At first glance, it would appear as if the global economy is finally recovering from the financial crisis. However, while the economies of the US and UK are rapidly recovering, the sales of some of the worlds largest consumer goods companies are slowing, as emerging markets run out of steam.
Cash strapped consumer
Unilevers(LSE: ULVR)management noted that, during the third quarter, the companys sales came under pressure from two major factors. Firstly, price deflation hit sales across Europe as the companys peers slashed prices to try and capture market share, drawing the attention of the cash strapped European consumer. And secondly, the company was impacted by de-stocking within China, which is expected to be completed by year-end.
Aside from these two factors, the companys growth during the quarter was held back by disposals, which reduced turnover by 1.5% and negative currency impacted sales by 2.6%. Still, underlying sales expanded 2.1% year on year for the period, although adjusted sales growth within emerging markets fell to 6.2%, from 6.6% as reported in the same period last year.
Slowing Chinese sales have also affectedSABMiller(LSE: SAB). During the first half of the year, SABs net producer revenue within Asia declined by 1% with revenue within Australia declining the fastest at 4%.
Further, US sales volumes declined at a similar rate for the period.US domestic sales volume to retailers declined 2.5% for the half year and by 3.7% in the second quarter. However, over in Africanet producer revenue expanded 10%. European revenue, including revenue from the UK expanded by 11%.
So, it seems as if SABs troubles stem from the US, not emerging markets.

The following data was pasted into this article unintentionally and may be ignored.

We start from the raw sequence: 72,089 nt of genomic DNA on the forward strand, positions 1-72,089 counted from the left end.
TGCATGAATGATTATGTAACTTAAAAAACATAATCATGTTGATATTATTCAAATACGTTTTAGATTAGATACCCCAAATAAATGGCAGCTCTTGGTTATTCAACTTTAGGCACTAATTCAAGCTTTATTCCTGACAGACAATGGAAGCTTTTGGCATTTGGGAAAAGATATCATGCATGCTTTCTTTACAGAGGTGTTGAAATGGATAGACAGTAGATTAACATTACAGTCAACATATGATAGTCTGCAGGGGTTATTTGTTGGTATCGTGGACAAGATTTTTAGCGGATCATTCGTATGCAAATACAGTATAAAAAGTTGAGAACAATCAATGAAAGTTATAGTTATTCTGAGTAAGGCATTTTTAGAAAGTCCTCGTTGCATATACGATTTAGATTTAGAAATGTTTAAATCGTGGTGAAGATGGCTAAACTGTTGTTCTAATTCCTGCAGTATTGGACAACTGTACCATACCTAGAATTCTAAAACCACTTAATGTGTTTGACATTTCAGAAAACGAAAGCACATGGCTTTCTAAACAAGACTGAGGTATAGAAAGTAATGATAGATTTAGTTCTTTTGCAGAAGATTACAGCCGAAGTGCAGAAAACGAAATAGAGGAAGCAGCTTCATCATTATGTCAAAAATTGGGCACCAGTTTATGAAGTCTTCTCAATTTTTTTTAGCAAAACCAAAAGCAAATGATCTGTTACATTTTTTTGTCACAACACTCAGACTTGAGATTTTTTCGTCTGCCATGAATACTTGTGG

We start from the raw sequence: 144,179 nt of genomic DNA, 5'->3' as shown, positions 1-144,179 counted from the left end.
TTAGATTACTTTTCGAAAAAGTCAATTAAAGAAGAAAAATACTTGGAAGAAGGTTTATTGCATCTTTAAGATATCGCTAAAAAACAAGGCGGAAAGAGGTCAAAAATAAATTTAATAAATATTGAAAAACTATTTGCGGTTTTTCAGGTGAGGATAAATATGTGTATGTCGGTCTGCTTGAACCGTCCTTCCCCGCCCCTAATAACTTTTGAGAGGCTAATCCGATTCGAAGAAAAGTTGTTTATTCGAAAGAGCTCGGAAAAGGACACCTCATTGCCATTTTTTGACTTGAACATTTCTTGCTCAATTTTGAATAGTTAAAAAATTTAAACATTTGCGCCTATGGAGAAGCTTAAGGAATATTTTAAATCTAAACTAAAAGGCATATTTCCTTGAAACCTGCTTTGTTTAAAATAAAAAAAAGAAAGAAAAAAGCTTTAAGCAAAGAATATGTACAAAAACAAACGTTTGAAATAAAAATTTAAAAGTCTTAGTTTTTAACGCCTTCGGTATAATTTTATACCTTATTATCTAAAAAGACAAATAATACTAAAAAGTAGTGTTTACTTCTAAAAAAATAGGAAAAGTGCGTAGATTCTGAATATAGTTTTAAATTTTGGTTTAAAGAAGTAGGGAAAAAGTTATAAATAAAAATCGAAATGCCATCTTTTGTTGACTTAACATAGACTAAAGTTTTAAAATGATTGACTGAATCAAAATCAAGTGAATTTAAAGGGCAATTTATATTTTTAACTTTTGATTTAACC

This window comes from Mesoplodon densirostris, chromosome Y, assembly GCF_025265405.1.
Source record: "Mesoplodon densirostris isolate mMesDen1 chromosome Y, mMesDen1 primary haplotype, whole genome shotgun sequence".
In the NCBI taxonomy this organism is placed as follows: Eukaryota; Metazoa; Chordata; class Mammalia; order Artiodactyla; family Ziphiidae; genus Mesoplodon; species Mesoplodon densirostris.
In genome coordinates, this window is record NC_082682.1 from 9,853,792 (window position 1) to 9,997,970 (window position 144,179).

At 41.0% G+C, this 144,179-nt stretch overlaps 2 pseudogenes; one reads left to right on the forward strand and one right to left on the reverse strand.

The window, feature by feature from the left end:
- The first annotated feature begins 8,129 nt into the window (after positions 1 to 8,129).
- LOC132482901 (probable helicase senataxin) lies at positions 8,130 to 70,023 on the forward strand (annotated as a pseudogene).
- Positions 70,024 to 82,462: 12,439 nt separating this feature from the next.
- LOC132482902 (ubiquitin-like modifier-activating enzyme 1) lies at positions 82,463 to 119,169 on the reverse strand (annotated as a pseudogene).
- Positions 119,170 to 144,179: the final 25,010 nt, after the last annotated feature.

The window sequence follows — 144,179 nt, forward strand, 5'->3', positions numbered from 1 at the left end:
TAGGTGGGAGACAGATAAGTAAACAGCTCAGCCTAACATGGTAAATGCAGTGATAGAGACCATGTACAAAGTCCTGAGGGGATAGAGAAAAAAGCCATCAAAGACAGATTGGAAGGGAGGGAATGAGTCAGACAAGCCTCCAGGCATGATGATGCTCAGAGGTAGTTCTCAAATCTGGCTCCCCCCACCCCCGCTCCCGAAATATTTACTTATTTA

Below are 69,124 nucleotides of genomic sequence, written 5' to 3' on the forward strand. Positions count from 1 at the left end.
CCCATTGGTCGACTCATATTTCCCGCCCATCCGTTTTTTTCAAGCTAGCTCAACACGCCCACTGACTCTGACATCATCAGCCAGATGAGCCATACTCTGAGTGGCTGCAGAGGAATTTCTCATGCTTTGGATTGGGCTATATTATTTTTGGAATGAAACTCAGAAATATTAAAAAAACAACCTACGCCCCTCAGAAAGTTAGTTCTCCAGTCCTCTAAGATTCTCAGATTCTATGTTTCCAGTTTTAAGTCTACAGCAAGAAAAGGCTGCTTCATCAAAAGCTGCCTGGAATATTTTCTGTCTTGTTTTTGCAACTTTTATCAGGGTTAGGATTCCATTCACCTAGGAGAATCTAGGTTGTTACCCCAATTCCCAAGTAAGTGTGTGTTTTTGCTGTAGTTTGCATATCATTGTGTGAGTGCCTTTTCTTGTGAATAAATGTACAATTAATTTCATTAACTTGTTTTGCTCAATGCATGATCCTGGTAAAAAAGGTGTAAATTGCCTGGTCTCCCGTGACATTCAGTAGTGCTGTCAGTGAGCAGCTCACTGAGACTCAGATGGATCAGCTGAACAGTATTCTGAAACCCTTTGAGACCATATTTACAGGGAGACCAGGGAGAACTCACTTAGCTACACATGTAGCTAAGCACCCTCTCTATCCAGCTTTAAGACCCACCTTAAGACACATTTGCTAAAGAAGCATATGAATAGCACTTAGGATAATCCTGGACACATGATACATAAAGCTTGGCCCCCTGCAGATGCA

Lower end of expectations
Reckitt Benckisers(LSE: RB) sales growth is slowing particularly within South East Asia and Latin America. During the third quarter sales within these regions only expanded 3% year on year, compared to last years growth rate of 3.7%. Management now expects the group to report annual revenue growth at the lower end of expectations. Revenue growth of 4% to 5% for the year is targeted.
And just like SAB, Reckitt is struggling within North America. The company has noted that the North American market has been one of the groups toughest sales regions year to date.
Its unclear why the company is having a tough time within North America, although the U.S. is the home of some of the worlds largest consumer goods companies such as P&G as well as Johnson & Johnson. Reckitt could be suffering from increasing competition.
PZ Cussons(LSE: PZC)most recent trading statement, released at the end of September, painted a dismal picture. For the most part trading was in line with expectations but management described the companys trading outlook as challenging.
Nevertheless, PZ Cussons is cutting costs and diversifying into new arrears of growth, such as baby food and yoghurt. These actions should help turn the group into a more rounded company with assets similar to those of larger peers, such as Unilever.
All in all, it seems as if these companies are painting a mixed picture of the global economy. The North American market appears tough, as competition increases, with both SAB and Reckitt reporting falling sales. China is also proving tough. It seems as if, after years of rapid growth, the countrys consumers are now reigning in spending, instead looking to domestic brands.
Still, while SAB, Unilever, Reckitt and PZ Cussons are reporting slowing sales growth, the four companies remain great picks for any portfolio. Indeed, steady growth over the past few years has supported above-inflation annual dividend hikes and these payouts are unlikely to be cutany time soon.
For example, SAB current offers a dividend yield of 2%, covered twice by earnings per share. Unilever supports a yield of 4.4%, covered one-and-a-half times. Reckitts yield stands at 2.6%, once again covered twice by earnings per share and finally PZ Cussons supports a yield of 2.1%, covered twice by earnings.
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Rupert Hargreaves has no position in any shares mentioned. The Motley Fool UK owns shares of PZ Cussons and Unilever. We Fools don’t all hold the same opinions, but we all believe that considering a diverse range of insights makes us better investors.